I've visited eight adult social care departments this year, and talked with front line staff in all of them.
Heading home last Tuesday on the train I read a fascinating article in the Evening Standard that I thought I would share. We’ll be losing, according to the author Anthony Hilton, so much if we stop talking face to face. Looking up, watching everyone texting, or messaging, or whatever new app people use now, this article really hit me. It resonated with so much of the leadership and management challenges I face in my organisation, and moreover the challenges I see in the delivery of improvement in services across the public sector.
The evidence he cites states that one in five people never use the mobile phone to speak to people. That number has doubled since 2012. The report predicts that this will rise to a quarter this year, and move on from there. The question I ask is this; does this trend in human behaviour help or hinder us? Surely effective communication is critical to quality? On a purely personal level, do our minor, and dare I say it, occasionally mundane interactions, not add colour and contrast to otherwise repetitive days? A case could be made that electronic communications are as destructive as they are productive to modern day organisations.
When we look at the front line in the public sector, what we are talking about are very personal services. If I have a problem with my tax return, I want to talk to someone about it, not spend endless hours communicating by email, which cannot be productive for me, or HMRC. At work, as managers we often wonder why staff don’t do what we want them to do, or do it the way we want it, or why something hasn’t worked as we had expected. When you get to the root of it, they didn’t read the email, they misinterpreted the text, they didn’t understand the rationale, they didn’t actually agree and buy in to what was wanted, and the list goes on and on. It might be easier for me as a manager to outsource the establishing of context and agreement to a ‘message read’ ticket, but in the end it is far less productive, and quality suffers.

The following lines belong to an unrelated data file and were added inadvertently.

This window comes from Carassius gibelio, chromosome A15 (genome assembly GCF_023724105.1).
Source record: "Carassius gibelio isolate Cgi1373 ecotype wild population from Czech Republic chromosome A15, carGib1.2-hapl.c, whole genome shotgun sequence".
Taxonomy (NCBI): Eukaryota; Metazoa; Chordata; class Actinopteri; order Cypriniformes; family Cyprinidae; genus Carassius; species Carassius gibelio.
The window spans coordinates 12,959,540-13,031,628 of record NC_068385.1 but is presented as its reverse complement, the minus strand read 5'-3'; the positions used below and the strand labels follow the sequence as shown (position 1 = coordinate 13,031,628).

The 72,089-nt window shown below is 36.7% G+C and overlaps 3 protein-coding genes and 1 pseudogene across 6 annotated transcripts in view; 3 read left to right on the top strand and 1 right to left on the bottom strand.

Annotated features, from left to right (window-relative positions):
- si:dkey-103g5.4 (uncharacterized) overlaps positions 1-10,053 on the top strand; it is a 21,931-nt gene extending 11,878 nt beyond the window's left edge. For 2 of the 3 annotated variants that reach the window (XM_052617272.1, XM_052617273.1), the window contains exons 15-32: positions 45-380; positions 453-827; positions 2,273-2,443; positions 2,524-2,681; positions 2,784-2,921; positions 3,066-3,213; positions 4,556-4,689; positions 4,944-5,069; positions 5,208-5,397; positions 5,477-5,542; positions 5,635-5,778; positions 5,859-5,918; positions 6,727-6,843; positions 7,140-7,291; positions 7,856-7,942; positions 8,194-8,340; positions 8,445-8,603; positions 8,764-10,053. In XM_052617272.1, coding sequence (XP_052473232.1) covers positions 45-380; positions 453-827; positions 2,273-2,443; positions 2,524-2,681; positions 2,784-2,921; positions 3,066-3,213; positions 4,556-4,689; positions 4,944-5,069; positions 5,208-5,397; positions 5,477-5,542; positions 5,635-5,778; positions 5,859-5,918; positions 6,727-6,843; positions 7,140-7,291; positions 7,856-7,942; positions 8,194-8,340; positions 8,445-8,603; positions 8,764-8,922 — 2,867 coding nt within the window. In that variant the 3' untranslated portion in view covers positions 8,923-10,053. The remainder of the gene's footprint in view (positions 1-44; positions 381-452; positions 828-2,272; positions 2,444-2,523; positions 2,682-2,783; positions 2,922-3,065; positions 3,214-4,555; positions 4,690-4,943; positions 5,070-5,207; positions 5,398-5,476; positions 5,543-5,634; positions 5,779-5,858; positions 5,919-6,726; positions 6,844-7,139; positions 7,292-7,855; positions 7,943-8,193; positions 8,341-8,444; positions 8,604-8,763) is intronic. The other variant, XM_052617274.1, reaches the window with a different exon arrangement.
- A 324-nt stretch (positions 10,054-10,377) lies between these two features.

What we know is that understanding behaviour is critical to motivating staff and creating a sustainable and positive culture, which in turn creates more virtuous behaviours. Anthony Hilton says “the boss of one of the big PR firms moaned the other day that whereas once his graduate trainee programme focussed on how the media worked, it is today devoted to teaching people how to behave in meetings – how to read a room; what to look for to glean who has the power in the room; to understand at what point they should intervene to make an impact…” Is our PR big wig right to moan? No, he isn’t, at least not about helping to develop people who can communicate better. When I consider the big challenges confronting the NHS, local government, police, etc… they are all at their root, cultural problems. Finances, whether in times of plenty or scarcity, necessitate change. It is our adaptability to that change which is critical and is the determinate of our success.
I am fortunate that my business is continuing to grow, but that brings with it new challenges. I can’t know what’s going on everywhere, my diary is constantly full, I spend a lot of time travelling to clients’, etc. no different to the pressures all modern managers and executives face. I am fortunate in that I have an excellent Chairman, who above all makes me return to one simple management discipline: How should I spend my time, how do I actually spend my time, and do I spend enough time talking to my key staff each day.
It’s absolutely right that we can use technology to improve the productivity of public services, but it should never replace the fundamental efficacy of human interaction.